"Sister Jameson," Chambliss said, "you've stepped out in faith,
and we're all witness to that belief you have in the love of Jesus
Christ to protect you and keep you safe, whether it's here with us
on this sinful earth or at home with him in glory." Whispered
"amens" rose up out of the congregation, and people
waved their arms over their heads in hallelujah. "I'm going to ask the rest of the deacons to come up here with me and lay their hands on you, Sister, and maybe the good Lord will let us pray you through
this." The sound of folding chairs being pushed across the linoleum
rang out, and groups of men went up on the stage and
kneeled around Molly and laid their hands on her and prayed
different prayers, some of them in tongues, some of them calling
on God and asking him to save her. Chambliss stayed knelt down
beside her and kept his eyes closed, his good hand on her head,
the burned one still holding on to the microphone.
"God's sent his angels," he whispered. "I can hear their footfalls up on the roof above us; I can hear their wings just a-fluttering,
Molly. God's sent his angels to be with you this very morning,
and we don't know if they're here to watch over you and keep you
with us, or if he's sent them to carry you home to glory, but we
feel them here with us, don't we, and we feel Jesus's love washing
over us this very minute." He looked up at the congregation.
"And all God's people said, 'Amen.'"
"Amen!" the people hollered back. Chambliss stood up and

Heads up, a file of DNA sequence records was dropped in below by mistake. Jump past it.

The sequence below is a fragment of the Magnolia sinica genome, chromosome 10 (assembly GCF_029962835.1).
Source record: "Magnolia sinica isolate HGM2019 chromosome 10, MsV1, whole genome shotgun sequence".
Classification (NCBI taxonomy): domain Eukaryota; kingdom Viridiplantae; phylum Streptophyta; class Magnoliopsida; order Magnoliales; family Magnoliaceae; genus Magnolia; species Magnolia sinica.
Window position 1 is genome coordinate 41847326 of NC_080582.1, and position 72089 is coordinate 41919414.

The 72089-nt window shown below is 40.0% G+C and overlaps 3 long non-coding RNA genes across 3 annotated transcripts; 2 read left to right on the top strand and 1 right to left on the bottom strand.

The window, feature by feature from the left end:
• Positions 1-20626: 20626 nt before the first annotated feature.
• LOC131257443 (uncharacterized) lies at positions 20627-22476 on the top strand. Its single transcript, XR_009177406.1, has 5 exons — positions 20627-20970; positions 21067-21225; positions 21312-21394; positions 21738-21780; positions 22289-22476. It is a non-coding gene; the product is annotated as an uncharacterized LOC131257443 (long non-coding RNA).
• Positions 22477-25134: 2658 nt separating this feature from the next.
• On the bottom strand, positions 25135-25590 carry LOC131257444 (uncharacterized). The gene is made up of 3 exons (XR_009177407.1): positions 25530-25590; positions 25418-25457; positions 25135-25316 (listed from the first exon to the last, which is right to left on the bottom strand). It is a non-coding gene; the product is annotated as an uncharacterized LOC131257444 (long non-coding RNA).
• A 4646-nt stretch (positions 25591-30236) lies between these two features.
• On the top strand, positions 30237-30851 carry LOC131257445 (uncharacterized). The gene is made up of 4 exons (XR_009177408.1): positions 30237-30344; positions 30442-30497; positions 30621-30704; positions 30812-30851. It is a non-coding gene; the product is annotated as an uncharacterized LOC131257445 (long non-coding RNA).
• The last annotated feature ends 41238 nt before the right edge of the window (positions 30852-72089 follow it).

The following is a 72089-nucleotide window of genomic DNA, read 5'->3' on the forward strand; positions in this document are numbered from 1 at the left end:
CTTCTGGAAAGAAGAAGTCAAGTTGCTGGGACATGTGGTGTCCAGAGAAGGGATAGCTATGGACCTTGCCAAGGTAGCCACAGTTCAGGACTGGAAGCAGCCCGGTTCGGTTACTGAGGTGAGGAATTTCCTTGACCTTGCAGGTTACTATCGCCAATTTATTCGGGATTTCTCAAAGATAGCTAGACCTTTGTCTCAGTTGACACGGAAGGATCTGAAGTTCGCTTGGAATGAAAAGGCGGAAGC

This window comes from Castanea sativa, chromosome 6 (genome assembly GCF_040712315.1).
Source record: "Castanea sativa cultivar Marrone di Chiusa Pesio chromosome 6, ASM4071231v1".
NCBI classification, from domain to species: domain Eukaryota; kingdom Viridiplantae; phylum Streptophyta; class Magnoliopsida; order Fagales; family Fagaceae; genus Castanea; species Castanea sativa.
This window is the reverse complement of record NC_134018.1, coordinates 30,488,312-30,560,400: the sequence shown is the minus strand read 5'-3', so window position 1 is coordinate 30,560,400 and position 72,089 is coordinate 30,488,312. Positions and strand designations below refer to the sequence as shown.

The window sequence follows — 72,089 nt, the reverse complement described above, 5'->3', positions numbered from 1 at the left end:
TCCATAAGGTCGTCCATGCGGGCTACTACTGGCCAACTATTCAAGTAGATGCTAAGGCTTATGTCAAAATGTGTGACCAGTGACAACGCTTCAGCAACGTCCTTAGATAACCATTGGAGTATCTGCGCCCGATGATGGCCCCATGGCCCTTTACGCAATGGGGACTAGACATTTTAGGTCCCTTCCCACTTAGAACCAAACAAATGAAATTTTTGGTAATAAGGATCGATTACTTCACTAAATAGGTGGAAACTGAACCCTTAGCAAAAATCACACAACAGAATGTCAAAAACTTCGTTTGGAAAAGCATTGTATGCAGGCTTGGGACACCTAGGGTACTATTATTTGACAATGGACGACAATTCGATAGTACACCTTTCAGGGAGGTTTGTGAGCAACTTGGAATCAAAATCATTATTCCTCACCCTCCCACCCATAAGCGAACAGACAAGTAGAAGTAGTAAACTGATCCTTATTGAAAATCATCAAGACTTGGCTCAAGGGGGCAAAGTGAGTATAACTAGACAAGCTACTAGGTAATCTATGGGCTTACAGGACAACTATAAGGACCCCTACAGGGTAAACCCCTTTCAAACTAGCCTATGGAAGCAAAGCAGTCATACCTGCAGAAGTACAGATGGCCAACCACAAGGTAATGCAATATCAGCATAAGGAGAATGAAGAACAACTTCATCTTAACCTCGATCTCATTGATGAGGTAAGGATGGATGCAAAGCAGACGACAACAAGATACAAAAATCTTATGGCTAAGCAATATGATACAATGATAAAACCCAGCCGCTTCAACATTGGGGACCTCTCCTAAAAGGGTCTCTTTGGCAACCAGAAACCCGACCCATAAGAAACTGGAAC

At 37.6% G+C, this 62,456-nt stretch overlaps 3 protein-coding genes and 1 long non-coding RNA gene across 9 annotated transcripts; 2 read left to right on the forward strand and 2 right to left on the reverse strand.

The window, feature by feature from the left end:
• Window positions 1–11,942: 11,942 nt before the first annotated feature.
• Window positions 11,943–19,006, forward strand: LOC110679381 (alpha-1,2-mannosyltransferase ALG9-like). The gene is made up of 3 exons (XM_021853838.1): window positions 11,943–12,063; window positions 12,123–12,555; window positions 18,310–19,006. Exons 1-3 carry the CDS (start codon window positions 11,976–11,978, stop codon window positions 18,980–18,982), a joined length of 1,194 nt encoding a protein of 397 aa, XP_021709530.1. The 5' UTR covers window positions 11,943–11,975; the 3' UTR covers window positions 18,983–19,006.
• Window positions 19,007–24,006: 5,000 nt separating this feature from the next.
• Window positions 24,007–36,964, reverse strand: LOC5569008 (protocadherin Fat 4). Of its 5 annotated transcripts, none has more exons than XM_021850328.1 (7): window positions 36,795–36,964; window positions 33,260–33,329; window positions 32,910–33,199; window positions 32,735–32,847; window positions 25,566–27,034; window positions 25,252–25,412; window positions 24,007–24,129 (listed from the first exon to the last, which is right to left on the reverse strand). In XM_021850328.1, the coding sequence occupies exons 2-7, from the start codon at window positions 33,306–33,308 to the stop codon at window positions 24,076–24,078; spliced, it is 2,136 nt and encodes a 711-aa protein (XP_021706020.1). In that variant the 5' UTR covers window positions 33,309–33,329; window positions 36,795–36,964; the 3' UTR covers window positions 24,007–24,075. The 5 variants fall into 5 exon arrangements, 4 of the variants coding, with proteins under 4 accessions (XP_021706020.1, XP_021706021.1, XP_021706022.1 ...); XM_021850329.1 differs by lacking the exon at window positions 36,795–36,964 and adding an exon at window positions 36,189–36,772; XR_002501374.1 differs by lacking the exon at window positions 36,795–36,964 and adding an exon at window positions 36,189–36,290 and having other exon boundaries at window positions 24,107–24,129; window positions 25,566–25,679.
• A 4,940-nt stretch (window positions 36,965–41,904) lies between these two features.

looked out at us, and then he looked back down at Molly where
she was laid out and surrounded by all those men who were still
busy praying over her.
"But the world ain't made up of God's people," he said. "The
world ain't given to know what we know. The world ain't going
to understand this woman's faith; it ain't going to understand her
wanting to take up that serpent to conquer the Devil. And I can
tell you that the world ain't ever going to understand the will of
God in allowing her to come home to him."
"But we know," Chambliss said. "We know what's at work
here. We know God has a plan for his people.
We know God lets only the righteous into Heaven. We know God brings only the
"Amen!" another voice said.
"And I tell you," Chambliss said, "it's a good day when one
of us goes home. It's a beautiful Sunday morning when one of
us is called back to Jesus. Hallelujah!" He dropped his hands to
his sides and shuffled across the front of the church like he was
dancing. "It gives me joy to see it! No tears. No sadness. Hallelujah!
Just joy. Joy that this woman's going home. We got that
good Holy Ghost power up in our church today, praise God!"
He looked over to where Mrs. Crowder sat behind the piano, and
he nodded toward her and she took up playing and pounding
away at the keys. The drums and the guitar picked up after that,
and before I knew it the congregation had started in on "Holy
Ghost Power" and everyone had took to dancing and singing like
nothing had ever happened, like they'd all done forgot that Miss
Molly Jameson was dying from a snakebite right there in front of
us, the music so loud and pulsing you could feel it in your chest.
A couple of deacons picked Molly up and carried her out of the
church, right down the middle aisle, right past everyone there,
but not a single one of them people even seemed to notice.
A few days later I was down at the post office in Marshall
when I heard a woman at the counter telling the postman about
how Molly's sister-in-law came over to the house and found Molly
dead in the garden on Wednesday evening. Said she was out there
laying facedown in a row of tomatoes, a spade still in her hand.
"What took her?" the postman asked. He wet his finger with
his tongue and counted out dollar bills for the woman's change,
and he laid them out on the counter like a fan.
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